Client: European Professional Club Rugby (EPCR)
Project: Develop a communications and public relations strategy through multiple media platforms for the EPCR finals in Edinburgh.
The EPCR is the organiser of the European Rugby Champions Cup, the European Rugby Challenge Cup and the Challenge Cup Qualifying Competition. In 2017 the European Rugby Challenge Cup and Champions Cup finals will be staged in Edinburgh, Scotland in April and May. The focus of the project will be to develop the communications and public relations strategy through multiple media platforms for the 4 key matches to be played in April and May, primarily focusing on the lead up to the matches. The desired targets of the project are to increase tickets sales (compared to the 2015/2016 season), ensure that the digital spectator experience is of its highest standard and improve the image of the EPCR brand over the course of the 4 matches.
Client: International Ski Mountaineering Federation (ISMF)
Project: Research the market size of ski mountaineering
The ISMF is the international governing body for ski mountaineering competitions. It was granted 'Full IOC Recognition' in August 2016 and is now member of the International Olympic Committee’s recognized international federations. The ISMF's goal is to have ski mountaineering added to the Winter Olympics in Beijing in 2022 and to the Youth Olympics Games in Lausanne in 2020. The project objective is to perform both a qualitative and quantitative research study to determine the market size of ski mountaineering. The main focus of the study is to identify how many elite/amateur athletes practice ski mountaineering, the geographical distribution of ski mountaineering, the emerging ski mountaineering markets and determine what is the fan base of the sport.
Client: International Olympic Committee (IOC)
Project: Retention of young people in organised and competitive sports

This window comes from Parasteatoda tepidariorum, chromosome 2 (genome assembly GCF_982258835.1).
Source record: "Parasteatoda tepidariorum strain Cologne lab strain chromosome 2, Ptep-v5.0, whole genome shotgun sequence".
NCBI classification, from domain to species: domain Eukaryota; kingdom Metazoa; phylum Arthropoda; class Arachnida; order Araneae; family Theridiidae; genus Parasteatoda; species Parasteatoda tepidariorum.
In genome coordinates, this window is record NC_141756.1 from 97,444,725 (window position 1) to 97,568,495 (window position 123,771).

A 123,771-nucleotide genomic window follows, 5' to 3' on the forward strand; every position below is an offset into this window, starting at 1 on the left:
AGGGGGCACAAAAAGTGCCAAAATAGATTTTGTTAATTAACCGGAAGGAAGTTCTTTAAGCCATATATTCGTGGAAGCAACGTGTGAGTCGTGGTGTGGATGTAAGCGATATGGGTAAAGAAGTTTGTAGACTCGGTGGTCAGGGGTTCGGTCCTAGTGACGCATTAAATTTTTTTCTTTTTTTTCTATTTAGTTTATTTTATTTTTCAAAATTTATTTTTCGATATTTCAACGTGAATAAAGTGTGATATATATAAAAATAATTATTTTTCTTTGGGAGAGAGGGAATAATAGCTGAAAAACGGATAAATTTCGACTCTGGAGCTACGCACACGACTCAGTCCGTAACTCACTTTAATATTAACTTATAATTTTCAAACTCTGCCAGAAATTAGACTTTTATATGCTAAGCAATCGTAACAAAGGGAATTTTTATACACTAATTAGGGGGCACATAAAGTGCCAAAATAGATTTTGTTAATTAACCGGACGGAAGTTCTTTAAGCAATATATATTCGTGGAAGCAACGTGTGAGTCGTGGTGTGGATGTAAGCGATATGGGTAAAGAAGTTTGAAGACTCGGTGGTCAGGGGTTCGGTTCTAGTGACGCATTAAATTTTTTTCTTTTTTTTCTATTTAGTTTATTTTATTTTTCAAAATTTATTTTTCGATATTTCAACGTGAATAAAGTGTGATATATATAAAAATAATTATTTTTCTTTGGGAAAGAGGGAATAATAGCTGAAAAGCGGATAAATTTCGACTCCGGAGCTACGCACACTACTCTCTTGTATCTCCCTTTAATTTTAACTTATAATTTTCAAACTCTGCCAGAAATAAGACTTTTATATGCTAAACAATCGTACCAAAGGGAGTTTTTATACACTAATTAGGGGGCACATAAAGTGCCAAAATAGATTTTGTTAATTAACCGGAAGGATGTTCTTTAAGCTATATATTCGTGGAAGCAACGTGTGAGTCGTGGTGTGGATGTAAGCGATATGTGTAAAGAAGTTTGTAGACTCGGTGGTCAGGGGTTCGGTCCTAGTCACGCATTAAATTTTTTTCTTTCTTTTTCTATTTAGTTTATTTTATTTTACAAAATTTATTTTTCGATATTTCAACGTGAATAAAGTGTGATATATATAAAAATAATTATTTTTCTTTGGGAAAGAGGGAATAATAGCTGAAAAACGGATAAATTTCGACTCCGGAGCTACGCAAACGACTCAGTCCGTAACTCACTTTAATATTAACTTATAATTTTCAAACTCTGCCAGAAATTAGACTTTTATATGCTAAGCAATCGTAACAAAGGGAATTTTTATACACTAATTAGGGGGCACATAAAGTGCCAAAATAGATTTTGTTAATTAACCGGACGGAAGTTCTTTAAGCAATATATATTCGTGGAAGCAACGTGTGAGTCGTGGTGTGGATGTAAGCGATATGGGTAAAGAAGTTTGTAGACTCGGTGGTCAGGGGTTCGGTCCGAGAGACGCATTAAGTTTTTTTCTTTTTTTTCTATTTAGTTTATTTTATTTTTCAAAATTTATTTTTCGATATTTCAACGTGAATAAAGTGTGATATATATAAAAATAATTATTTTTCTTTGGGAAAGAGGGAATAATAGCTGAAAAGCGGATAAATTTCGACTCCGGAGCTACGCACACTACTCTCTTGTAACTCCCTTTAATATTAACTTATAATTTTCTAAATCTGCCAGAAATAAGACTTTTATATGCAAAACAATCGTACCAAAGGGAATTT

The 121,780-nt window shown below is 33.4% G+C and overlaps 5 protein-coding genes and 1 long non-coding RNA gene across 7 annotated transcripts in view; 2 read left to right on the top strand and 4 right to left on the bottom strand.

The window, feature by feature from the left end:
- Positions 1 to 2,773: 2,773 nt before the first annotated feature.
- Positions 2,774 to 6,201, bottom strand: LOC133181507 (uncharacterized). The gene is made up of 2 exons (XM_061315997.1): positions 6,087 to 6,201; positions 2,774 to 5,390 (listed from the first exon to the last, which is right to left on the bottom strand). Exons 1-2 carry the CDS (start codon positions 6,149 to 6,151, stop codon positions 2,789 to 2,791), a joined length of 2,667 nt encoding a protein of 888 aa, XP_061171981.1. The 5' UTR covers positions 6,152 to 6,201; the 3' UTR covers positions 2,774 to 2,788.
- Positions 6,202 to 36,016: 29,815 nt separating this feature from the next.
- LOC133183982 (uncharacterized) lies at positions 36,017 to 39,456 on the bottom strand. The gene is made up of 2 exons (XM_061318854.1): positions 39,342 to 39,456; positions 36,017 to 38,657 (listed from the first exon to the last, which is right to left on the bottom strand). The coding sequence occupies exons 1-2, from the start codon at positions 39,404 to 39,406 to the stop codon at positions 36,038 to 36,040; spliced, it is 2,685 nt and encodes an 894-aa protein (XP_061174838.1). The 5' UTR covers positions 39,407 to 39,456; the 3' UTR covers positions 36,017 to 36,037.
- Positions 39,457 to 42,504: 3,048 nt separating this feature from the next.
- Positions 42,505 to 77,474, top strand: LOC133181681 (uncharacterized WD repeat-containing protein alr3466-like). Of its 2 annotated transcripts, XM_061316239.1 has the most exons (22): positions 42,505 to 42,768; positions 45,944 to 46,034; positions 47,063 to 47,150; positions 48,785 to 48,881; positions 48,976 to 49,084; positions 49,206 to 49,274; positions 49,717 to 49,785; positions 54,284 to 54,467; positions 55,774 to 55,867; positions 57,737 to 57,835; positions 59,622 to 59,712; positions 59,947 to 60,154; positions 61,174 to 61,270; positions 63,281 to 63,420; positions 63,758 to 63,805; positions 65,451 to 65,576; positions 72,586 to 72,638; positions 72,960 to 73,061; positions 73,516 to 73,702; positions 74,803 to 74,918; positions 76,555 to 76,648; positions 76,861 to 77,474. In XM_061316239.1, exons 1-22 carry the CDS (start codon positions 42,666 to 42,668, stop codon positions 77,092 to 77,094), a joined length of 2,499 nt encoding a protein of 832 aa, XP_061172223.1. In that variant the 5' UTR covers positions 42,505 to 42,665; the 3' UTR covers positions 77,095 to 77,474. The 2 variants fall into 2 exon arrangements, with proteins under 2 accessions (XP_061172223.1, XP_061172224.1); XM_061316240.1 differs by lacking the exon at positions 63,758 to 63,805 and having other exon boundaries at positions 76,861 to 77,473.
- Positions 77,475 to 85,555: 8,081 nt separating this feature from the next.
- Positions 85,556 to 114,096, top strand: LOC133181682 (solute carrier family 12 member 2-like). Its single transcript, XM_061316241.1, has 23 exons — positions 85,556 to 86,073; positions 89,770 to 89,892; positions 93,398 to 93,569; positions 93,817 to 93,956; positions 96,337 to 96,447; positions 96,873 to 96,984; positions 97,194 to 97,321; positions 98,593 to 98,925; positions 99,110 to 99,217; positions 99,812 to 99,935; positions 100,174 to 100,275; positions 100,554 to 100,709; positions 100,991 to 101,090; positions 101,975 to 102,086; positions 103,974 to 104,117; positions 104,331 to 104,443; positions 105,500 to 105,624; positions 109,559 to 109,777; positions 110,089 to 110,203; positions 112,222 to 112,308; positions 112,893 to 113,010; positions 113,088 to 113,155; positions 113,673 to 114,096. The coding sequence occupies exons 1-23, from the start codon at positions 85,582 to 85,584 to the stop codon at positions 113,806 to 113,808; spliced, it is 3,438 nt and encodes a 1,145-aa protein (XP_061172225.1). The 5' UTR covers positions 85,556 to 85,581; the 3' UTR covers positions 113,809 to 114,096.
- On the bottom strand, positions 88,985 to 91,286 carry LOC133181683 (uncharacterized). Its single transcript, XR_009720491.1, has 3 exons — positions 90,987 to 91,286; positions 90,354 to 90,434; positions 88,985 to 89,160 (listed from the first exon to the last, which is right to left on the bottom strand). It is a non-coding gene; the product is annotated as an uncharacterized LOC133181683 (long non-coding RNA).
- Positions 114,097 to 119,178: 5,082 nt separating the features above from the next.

The IOC has identified the need for a report on the global issue of youth retention in organised and competitive sports. The focus of the project is to provide a global overview on the topic of youth retention in sport and to investigate youth retention strategies in specific countries. The project will include an overview of the issue globally, provide case studies on strategies being implemented by countries, governments and sports organisations, and conclude with some best practices. The team will provide five reports on five countries to account for geographic and cultural differences in the phenomenon.
Client: International Volleyball Federation (FIVB)
Project: Framing the FIVB’s development standards
The FIVB is the governing body responsible for all forms of Volleyball on a global level. The FIVB directs 222 National Federations (NF), who are divided into 5 categories, which define the level of support for development of volleyball in each country (including beach volleyball). The NF categorisation system has a direct impact on administrative fee charges and the level of support granted, as well as other parameters. The FIVB’s aim is to assess the categorisation standards system and consider potential changes to enhance the structure. Therefore, the goal of the project is to define the NF categorisation parameters in order to streamline the current process and allow reflections for future improvements.
Client: International Olympic Committee (IOC)
Project: Understanding the key levers in the Indian sports market